Astounding Science Fiction Vol. XIV, No. 3 (British Edition) March 1958

(Cover price 1/9 – an increase of 75% over 69 months.)

Cover of Astounding Science Fiction Mar 1958

This is the issue I bought at an antique fair last year along with the corresponding magazine issue from July 1952. The dimensions had by this time shrunk to 8 x 5½ inch. As well as the fiction there is an editorial, an article, some book reviews and a puff for the next issue. The cover illustration is by Kelly Freas. The seventeen interior illustrations are by Freas and van Dongen. The layout is in single columns.

The Gentle Earth by Christopher Anvil
Invaders from another planet land in the central US as a first step. Their knowledge of conditions on Earth – climatic and social – isn’t adequate. The story is meant to be humorous and is diverting enough but it’s a throwaway.

The Shrines of Earth by Robert Silverberg
Earth is a rural backwater, peopled by flute players. It is under threat from the Hrossai and the locals hatch a plan to inveigle help from former colony worlds to protect the ancient shrines of Earth.

Article: Science Fiction in a Robot’s Eye by Jack Williamson
This comments on a “recent” study of stories from 3 SF magazines over the years 1951-3 where statistical techniques were used for analysis. Bug-eyed monsters were rare, predictive type stories over-represented and minorities treated better than in other magazine fiction of the time.

One Per Cent Inspiration by Edward Wellen
A tale about how a Montana farmer one day in 1998 invented the teleportation drive.
This had one linguistic term I don’t remember seeing before, “stacks of timothy.” Apparently timothy is a kind of grass used for hay.

Citizen of the Galaxy, part 3 of 4 by Robert A Heinlein
Since I’m never likely to come across parts 1, 2 and 4, I didn’t bother with this.

Gentlemen of the Road by Michael Chabon

A Tale of Adventure. Sceptre, 2007, 204p

Gentlemen of the Road cover

This was a delight. The story of two Jews With Swords (as Chabon’s working title had it) in the region of Khazaria on the Silk Road about 1,000 years ago it is a modern Boy’s Adventure Story. It is a long time since I read one of those but as far as my memory serves Chabon writes this much better than the Victorians did.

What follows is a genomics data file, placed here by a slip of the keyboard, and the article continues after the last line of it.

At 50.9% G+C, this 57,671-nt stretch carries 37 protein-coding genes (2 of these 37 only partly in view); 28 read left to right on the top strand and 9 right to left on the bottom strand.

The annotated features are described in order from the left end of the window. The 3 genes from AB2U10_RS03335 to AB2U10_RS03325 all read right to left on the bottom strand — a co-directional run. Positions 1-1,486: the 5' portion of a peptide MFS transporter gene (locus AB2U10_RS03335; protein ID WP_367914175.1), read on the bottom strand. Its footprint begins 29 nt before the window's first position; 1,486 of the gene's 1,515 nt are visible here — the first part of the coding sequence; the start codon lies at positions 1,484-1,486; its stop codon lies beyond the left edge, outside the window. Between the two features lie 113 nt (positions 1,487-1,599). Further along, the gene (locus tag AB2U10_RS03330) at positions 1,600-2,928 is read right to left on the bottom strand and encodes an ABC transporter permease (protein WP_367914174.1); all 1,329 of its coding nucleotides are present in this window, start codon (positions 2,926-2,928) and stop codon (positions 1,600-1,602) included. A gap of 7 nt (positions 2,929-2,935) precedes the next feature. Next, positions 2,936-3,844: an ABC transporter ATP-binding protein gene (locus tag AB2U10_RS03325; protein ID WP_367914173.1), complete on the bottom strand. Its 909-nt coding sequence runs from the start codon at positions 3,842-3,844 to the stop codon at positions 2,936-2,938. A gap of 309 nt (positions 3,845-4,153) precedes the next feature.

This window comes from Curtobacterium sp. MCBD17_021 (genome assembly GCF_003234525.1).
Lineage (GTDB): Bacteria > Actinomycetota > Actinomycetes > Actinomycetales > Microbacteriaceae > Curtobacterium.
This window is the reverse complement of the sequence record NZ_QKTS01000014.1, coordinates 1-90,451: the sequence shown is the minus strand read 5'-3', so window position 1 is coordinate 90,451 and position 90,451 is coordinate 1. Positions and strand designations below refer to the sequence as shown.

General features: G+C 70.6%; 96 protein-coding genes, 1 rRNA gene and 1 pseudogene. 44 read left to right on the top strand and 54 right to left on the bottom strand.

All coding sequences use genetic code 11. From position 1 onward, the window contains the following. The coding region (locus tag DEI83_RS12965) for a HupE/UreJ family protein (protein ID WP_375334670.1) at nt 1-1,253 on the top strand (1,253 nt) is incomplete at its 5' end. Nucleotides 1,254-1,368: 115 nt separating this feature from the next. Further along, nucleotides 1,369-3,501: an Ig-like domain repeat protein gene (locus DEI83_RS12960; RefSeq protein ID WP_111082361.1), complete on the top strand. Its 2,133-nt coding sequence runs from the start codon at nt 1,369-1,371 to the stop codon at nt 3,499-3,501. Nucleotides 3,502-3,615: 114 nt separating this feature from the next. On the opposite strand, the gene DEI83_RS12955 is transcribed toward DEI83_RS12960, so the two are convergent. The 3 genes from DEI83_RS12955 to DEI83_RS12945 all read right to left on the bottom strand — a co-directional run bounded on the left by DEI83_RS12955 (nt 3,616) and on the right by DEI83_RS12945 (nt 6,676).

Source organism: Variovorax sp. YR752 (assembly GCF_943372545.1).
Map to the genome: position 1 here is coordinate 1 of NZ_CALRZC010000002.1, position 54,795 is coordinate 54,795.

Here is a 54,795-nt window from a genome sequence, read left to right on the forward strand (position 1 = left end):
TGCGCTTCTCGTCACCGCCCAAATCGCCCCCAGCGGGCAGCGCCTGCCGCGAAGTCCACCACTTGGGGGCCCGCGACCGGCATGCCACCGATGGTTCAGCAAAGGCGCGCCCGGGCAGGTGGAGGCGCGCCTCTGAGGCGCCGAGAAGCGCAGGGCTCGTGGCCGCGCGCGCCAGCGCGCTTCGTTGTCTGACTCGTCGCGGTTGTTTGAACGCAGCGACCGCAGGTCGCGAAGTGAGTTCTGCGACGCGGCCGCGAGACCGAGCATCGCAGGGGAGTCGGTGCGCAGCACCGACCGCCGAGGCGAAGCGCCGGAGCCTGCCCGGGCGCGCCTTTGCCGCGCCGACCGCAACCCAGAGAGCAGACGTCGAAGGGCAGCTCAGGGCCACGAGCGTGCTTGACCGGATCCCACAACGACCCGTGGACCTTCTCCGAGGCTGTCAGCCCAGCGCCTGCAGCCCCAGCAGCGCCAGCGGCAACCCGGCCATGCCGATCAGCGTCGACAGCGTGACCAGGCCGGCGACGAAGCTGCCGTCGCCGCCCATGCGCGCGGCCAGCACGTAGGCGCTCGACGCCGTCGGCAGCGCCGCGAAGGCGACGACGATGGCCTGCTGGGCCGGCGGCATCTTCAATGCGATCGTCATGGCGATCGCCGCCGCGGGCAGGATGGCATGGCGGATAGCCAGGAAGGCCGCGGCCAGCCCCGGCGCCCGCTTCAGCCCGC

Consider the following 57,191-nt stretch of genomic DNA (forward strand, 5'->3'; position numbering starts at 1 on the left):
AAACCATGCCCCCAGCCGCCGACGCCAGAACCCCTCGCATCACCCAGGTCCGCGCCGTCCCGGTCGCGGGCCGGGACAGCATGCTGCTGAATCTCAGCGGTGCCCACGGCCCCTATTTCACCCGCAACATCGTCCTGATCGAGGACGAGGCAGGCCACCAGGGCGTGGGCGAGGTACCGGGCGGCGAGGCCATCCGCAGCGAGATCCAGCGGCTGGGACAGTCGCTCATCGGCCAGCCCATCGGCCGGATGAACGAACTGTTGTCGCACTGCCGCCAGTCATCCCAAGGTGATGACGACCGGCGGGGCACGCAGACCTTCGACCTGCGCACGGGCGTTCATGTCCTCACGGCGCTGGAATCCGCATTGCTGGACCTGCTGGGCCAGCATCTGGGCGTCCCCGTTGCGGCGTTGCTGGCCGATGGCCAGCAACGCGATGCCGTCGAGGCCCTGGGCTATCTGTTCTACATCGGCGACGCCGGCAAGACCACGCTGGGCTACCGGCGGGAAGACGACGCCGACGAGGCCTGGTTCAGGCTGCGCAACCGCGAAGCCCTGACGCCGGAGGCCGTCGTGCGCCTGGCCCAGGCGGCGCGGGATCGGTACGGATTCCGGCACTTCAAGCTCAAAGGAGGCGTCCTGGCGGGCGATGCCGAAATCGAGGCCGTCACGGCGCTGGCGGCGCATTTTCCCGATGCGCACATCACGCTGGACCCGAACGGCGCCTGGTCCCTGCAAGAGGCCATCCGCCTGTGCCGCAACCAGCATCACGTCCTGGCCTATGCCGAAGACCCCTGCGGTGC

The two Jews are both a long way from home. Zelikman is from Regensburg in the Frankish Kingdom, and Amram is an African descendant of Solomon via the Queen of Sheba. Their scamming of other travellers by faking fights in order to profit from the betting thereon is interrupted by their encounter with Filaq, heir to a bekdom which has been usurped. Gentlemen of the Road is an admirably short novel but manages nevertheless to incorporate a lot of action.

The sentence structure can be convoluted, incorporating digressions and sub-clauses, but everything is in its place and contributes to the ongoing story. The inclusion (one per chapter) of full page illustrations of lines from the text gives the book the correct retro feel. How it relates to the work of such as R M Ballantyne and G A Henty I cannot say as my memory of those is hazy, but I doubt they had any sexual content as this does, briefly. What was unlikely in those is a woman having the agency one of the characters in this book exerts, indeed any sort of agency at all.

Chabon’s depiction of the times of the book accords with what I know of that era and place and extends it. I did wonder if the bek and kagan dual ruler set up in Khazaria might have been an inspiration to Robert Silverberg for the Coronal and Pontifex of his Majipoor novels and stories.

The end-papers contain a lovely map of Khazaria and the surrounding lands.

Gentlemen of the Road is a beautiful artefact, outside and in.